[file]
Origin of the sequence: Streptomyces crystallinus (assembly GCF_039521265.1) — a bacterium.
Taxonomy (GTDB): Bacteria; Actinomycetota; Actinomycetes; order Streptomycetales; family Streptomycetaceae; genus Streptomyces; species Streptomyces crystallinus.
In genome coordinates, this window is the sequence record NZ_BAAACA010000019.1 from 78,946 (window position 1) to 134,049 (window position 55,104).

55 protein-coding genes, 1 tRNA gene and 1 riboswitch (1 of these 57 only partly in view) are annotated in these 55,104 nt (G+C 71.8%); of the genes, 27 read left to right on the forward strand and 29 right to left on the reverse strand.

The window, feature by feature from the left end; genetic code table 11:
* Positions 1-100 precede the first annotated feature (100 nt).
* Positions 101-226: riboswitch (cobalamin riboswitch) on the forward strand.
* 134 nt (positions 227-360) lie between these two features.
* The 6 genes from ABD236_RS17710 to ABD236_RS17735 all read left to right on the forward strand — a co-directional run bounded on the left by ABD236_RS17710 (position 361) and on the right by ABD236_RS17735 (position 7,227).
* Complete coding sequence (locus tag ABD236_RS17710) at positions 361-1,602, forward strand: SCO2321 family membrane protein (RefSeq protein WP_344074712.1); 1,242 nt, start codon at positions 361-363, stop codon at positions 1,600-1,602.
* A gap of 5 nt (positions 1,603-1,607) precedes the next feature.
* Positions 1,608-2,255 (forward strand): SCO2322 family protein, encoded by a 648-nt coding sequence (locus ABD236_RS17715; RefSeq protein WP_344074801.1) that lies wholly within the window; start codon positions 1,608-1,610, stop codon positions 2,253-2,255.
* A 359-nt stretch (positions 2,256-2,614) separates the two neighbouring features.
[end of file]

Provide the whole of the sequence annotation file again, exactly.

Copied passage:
Origin of the sequence: Streptomyces crystallinus (assembly GCF_039521265.1) — a bacterium.
Taxonomy (GTDB): Bacteria; Actinomycetota; Actinomycetes; order Streptomycetales; family Streptomycetaceae; genus Streptomyces; species Streptomyces crystallinus.
In genome coordinates, this window is the sequence record NZ_BAAACA010000019.1 from 78,946 (window position 1) to 134,049 (window position 55,104).

55 protein-coding genes, 1 tRNA gene and 1 riboswitch (1 of these 57 only partly in view) are annotated in these 55,104 nt (G+C 71.8%); of the genes, 27 read left to right on the forward strand and 29 right to left on the reverse strand.

The window, feature by feature from the left end; genetic code table 11:
* Positions 1-100 precede the first annotated feature (100 nt).
* Positions 101-226: riboswitch (cobalamin riboswitch) on the forward strand.
* 134 nt (positions 227-360) lie between these two features.
* The 6 genes from ABD236_RS17710 to ABD236_RS17735 all read left to right on the forward strand — a co-directional run bounded on the left by ABD236_RS17710 (position 361) and on the right by ABD236_RS17735 (position 7,227).
* Complete coding sequence (locus tag ABD236_RS17710) at positions 361-1,602, forward strand: SCO2321 family membrane protein (RefSeq protein WP_344074712.1); 1,242 nt, start codon at positions 361-363, stop codon at positions 1,600-1,602.
* A gap of 5 nt (positions 1,603-1,607) precedes the next feature.
* Positions 1,608-2,255 (forward strand): SCO2322 family protein, encoded by a 648-nt coding sequence (locus ABD236_RS17715; RefSeq protein WP_344074801.1) that lies wholly within the window; start codon positions 1,608-1,610, stop codon positions 2,253-2,255.
* A 359-nt stretch (positions 2,256-2,614) separates the two neighbouring features.